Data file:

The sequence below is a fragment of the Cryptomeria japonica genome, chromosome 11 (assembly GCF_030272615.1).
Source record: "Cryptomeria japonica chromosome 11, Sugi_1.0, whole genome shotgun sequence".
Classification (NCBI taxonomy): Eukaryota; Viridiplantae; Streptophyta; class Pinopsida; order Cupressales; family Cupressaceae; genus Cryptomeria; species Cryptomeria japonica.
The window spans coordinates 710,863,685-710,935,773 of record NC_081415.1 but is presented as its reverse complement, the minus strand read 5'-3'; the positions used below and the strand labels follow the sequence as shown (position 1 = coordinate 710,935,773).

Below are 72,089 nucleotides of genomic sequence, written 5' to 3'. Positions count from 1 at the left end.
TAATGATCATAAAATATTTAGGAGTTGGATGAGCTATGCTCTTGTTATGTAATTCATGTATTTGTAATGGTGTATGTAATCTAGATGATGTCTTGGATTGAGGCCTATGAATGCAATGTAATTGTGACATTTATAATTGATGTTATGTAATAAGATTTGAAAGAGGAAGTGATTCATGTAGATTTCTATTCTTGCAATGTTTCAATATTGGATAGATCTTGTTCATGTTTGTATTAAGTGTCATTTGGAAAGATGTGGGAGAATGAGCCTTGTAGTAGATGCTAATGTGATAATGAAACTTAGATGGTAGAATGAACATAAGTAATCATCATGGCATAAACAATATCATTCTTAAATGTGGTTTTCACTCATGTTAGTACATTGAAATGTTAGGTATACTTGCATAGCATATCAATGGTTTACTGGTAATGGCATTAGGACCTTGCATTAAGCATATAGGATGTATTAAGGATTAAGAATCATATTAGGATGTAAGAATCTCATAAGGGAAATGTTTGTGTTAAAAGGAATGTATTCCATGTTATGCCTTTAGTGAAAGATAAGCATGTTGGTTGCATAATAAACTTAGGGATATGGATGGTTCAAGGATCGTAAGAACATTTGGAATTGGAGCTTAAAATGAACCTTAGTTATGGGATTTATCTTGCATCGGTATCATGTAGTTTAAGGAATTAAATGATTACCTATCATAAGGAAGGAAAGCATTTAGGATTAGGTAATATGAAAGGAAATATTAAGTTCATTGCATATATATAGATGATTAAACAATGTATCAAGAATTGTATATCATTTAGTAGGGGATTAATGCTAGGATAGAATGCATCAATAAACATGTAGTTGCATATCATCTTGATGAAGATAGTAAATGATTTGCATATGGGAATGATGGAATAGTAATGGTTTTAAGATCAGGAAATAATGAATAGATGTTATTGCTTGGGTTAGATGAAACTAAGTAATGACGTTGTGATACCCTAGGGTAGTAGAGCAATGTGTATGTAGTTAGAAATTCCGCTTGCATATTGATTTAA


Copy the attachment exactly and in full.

The sequence below is a fragment of the Cryptomeria japonica genome, chromosome 11 (assembly GCF_030272615.1).
Source record: "Cryptomeria japonica chromosome 11, Sugi_1.0, whole genome shotgun sequence".
Classification (NCBI taxonomy): Eukaryota; Viridiplantae; Streptophyta; class Pinopsida; order Cupressales; family Cupressaceae; genus Cryptomeria; species Cryptomeria japonica.
The window spans coordinates 710,863,685-710,935,773 of record NC_081415.1 but is presented as its reverse complement, the minus strand read 5'-3'; the positions used below and the strand labels follow the sequence as shown (position 1 = coordinate 710,935,773).

Below are 72,089 nucleotides of genomic sequence, written 5' to 3'. Positions count from 1 at the left end.
TAATGATCATAAAATATTTAGGAGTTGGATGAGCTATGCTCTTGTTATGTAATTCATGTATTTGTAATGGTGTATGTAATCTAGATGATGTCTTGGATTGAGGCCTATGAATGCAATGTAATTGTGACATTTATAATTGATGTTATGTAATAAGATTTGAAAGAGGAAGTGATTCATGTAGATTTCTATTCTTGCAATGTTTCAATATTGGATAGATCTTGTTCATGTTTGTATTAAGTGTCATTTGGAAAGATGTGGGAGAATGAGCCTTGTAGTAGATGCTAATGTGATAATGAAACTTAGATGGTAGAATGAACATAAGTAATCATCATGGCATAAACAATATCATTCTTAAATGTGGTTTTCACTCATGTTAGTACATTGAAATGTTAGGTATACTTGCATAGCATATCAATGGTTTACTGGTAATGGCATTAGGACCTTGCATTAAGCATATAGGATGTATTAAGGATTAAGAATCATATTAGGATGTAAGAATCTCATAAGGGAAATGTTTGTGTTAAAAGGAATGTATTCCATGTTATGCCTTTAGTGAAAGATAAGCATGTTGGTTGCATAATAAACTTAGGGATATGGATGGTTCAAGGATCGTAAGAACATTTGGAATTGGAGCTTAAAATGAACCTTAGTTATGGGATTTATCTTGCATCGGTATCATGTAGTTTAAGGAATTAAATGATTACCTATCATAAGGAAGGAAAGCATTTAGGATTAGGTAATATGAAAGGAAATATTAAGTTCATTGCATATATATAGATGATTAAACAATGTATCAAGAATTGTATATCATTTAGTAGGGGATTAATGCTAGGATAGAATGCATCAATAAACATGTAGTTGCATATCATCTTGATGAAGATAGTAAATGATTTGCATATGGGAATGATGGAATAGTAATGGTTTTAAGATCAGGAAATAATGAATAGATGTTATTGCTTGGGTTAGATGAAACTAAGTAATGACGTTGTGATACCCTAGGGTAGTAGAGCAATGTGTATGTAGTTAGAAATTCCGCTTGCATATTGATTTAA